Gertrude had a plan. Her dream was to be the personal secretary to the Prime Minister of England. In 1908, that was probably the highest and most important working position a woman in England could hope for. Now she was on a ship heading from England to America to work in New York City. Gertrude’s plans were about to change.
Gertrude’s childhood had been difficult. During childhood, she would have bouts with bronchitis that would keep her out of school for months at a time. She eventually left school due to lack of funds and to help her mother at home. But she did not let that stop her from going after her ambition to be the secretary to the Prime Minister of England. So she began to study shorthand at home and learned to type. She knew to outdistance others she had be able to take dictation with speed and accuracy. Her family would read articles and books for her to transcribe. But she also knew that it was important to not only be fast and accurate, but also understand the context of what was being dictated.
By the time she was old enough to work full time, Gertrude could take shorthand dictation at a rate of 250 words a minute. This enabled her to find work easily and she became a valued employee. A friend, who was working as a secretary in New York City, wrote Gertrude and told her to come to New York because there were good jobs for a person with her skills. So, in 1908, at the age of 24, Gertrude was heading to New York, thinking that it will be a good work experience and an adventure. But she still had that dream to come back to England one day and be that secretary to the Prime Minister.
But it didn’t work out that way. Love has a way of changing plans. Oswald was on the ship to New York, too. Oswald was a minister, heading to America, to preach at Bible colleges and different churches. Oswald and Gertrude knew each other slightly beforehand, but all that changed on the ship. Two years later, Gertrude became a minister’s wife, and a partner in his ministry. She was with Oswald constantly, supporting him, as he spoke and taught at churches, Bible institutes and colleges. She used those shorthand dictation skills to write down the lectures, sermons and talks given by Oswald. Oswald had a keen insight into the things of God, and Gertrude grew stronger in the Lord as she chronicled those messages given by her husband.
Gertrude continued to be by Oswald’s side in the ministry, even after the birth of their baby girl. Then came World War I. Oswald felt an obligation to serve his fellow English soldiers in the war. In 1917, he became a chaplain to soldiers fighting in Egypt. While there, Oswald became sick and died suddenly from complications from an emergency appendectomy.
I wonder what Gertrude thought, her husband suddenly gone after seven years of marriage, and she now alone, with a four year old daughter. She had given up her dream of becoming the Prime Minister’s secretary. Oswald’s vision and ministry had become her vision and ministry. Things sure hadn’t worked out like she planned. She would go back to England, helped with the lodging at the small Bible college that Oswald had headed, and would raise their daughter.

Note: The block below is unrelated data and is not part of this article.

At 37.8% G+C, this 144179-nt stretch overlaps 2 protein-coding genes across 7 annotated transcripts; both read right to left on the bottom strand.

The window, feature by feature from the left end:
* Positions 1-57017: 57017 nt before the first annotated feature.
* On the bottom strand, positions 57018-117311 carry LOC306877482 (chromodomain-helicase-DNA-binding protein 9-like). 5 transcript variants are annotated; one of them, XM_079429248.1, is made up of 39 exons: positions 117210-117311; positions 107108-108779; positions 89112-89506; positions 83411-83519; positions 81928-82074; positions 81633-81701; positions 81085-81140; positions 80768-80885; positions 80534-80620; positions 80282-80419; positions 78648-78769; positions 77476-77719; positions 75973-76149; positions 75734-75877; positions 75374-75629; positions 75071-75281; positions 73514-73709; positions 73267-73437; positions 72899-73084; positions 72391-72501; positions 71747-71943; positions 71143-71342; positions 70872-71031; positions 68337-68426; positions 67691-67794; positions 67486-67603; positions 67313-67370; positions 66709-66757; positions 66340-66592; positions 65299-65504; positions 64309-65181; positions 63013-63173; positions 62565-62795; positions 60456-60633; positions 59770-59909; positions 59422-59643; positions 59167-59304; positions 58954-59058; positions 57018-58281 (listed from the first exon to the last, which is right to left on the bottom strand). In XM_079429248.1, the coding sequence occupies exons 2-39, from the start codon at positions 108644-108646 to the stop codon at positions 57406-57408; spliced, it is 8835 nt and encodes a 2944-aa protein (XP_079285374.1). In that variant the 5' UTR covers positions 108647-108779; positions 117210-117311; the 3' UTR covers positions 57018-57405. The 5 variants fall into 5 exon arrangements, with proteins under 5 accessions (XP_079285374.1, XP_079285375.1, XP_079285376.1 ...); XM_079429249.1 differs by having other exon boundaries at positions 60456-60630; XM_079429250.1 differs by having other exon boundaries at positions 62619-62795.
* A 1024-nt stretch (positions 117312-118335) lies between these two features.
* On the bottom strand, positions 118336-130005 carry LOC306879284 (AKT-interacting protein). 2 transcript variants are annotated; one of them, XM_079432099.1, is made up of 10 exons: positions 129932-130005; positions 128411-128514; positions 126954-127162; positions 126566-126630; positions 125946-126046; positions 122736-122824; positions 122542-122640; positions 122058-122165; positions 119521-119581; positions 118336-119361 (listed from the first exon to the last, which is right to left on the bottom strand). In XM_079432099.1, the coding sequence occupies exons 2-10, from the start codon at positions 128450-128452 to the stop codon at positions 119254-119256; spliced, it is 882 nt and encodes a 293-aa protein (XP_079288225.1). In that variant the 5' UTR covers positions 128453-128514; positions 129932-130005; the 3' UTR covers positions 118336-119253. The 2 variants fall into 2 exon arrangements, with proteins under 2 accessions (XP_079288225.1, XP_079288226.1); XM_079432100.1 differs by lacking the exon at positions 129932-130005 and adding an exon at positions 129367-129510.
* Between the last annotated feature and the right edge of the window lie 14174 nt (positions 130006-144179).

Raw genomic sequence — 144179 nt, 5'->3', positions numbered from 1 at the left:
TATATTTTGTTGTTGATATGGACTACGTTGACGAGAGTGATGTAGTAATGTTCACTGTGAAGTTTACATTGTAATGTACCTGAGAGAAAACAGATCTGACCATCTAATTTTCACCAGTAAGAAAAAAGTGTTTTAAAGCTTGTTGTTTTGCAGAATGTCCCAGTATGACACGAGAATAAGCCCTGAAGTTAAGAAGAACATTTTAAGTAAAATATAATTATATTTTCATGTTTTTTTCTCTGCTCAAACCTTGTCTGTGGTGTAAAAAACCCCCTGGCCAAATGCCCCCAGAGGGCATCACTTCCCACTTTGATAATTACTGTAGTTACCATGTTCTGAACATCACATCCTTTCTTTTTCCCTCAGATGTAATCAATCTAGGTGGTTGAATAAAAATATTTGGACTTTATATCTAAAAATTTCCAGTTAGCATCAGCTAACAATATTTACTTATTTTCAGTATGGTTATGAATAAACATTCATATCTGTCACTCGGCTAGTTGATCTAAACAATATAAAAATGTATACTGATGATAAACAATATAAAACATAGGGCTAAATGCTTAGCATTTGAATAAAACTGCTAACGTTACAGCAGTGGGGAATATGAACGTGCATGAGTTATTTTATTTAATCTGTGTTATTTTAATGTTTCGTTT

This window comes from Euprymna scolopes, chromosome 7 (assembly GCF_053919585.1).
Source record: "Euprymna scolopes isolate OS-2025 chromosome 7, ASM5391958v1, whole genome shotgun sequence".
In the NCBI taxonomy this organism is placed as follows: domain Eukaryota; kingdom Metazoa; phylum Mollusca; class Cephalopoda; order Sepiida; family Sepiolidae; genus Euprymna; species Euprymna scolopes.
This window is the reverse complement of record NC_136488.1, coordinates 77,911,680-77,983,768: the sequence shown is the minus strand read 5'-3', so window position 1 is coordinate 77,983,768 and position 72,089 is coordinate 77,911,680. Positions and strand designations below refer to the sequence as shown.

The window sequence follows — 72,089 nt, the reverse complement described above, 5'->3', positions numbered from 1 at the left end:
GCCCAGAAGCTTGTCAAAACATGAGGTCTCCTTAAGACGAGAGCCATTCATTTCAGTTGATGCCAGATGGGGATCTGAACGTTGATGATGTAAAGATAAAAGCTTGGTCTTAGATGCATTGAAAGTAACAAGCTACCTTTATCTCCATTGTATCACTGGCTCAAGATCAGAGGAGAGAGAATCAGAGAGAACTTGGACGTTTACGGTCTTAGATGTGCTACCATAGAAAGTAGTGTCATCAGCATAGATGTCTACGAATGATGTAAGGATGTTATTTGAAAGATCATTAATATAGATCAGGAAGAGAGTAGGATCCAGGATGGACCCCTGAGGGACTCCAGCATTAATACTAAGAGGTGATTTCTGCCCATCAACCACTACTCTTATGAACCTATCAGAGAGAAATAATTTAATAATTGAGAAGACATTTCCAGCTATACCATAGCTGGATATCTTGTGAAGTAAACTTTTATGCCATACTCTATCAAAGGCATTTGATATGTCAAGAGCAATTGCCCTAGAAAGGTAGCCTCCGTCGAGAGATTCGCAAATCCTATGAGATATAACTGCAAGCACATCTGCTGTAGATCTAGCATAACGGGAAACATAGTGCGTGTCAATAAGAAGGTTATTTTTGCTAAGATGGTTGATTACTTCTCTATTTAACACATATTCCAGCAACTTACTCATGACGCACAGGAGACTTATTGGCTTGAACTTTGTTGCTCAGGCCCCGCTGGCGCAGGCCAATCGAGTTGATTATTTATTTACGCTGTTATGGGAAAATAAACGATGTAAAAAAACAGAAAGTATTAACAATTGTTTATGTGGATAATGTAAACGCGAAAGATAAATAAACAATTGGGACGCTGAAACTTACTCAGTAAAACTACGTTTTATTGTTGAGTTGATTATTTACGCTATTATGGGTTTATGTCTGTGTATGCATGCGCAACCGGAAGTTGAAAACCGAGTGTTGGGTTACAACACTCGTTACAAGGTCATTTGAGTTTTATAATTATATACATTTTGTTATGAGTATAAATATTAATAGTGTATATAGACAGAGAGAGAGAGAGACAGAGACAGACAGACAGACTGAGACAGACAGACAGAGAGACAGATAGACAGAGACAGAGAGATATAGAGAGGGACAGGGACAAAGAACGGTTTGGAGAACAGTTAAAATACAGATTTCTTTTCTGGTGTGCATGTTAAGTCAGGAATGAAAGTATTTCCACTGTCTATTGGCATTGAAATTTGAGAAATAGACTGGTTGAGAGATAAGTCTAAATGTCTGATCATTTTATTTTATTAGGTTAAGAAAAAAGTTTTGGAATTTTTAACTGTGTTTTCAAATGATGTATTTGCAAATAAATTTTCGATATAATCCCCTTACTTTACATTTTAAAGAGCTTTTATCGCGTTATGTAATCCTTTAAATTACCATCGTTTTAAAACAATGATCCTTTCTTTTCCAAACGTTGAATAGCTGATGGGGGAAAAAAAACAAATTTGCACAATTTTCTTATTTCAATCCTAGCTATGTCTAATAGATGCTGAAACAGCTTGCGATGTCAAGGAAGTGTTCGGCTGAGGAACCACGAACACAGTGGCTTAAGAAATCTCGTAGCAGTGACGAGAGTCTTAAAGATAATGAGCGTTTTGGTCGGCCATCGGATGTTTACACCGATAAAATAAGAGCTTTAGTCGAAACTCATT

But, thanks to Gertrude, the impact and legacy of the life of Oswald was just beginning. Oswald had touched many lives for God. Students, soldiers and others had grown in their faith from his teaching of God’s word. Many requested copies of his sermons and lectures. Because of her dedication and dictation skills, Gertrude had most of those talks written down and cataloged, word for word. Many people urged Gertrude to compile those messages in a book.
In 1924, Gertrude started working on a book, a collection of daily readings gathered from all of Oswald’s talks. Because of continued lodging duties at the college, it took three years for her to complete the work. ”My Utmost for His Highest,” by Oswald Chambers, has been continuously in print since 1927. With millions in print, it has been considered one of the most significant Christian books of the 20th century, impacting thousands of lives.
Sometimes things don’t work out like we planned. But that may be the plan, God’s plan. You may have had plans for your life that haven’t worked out the way you hoped. But, like Gertrude, God may be preparing you for something greater. When she was young, Gertrude hoped her dictation and secretarial skills would someday be of service to the Prime Minister of the United Kingdom. But God would ultimately use those skills to be of service and make a difference for a greater kingdom, His kingdom.
Mac McPhail, raised in Sampson County, lives in Clinton and can be reached at email@example.com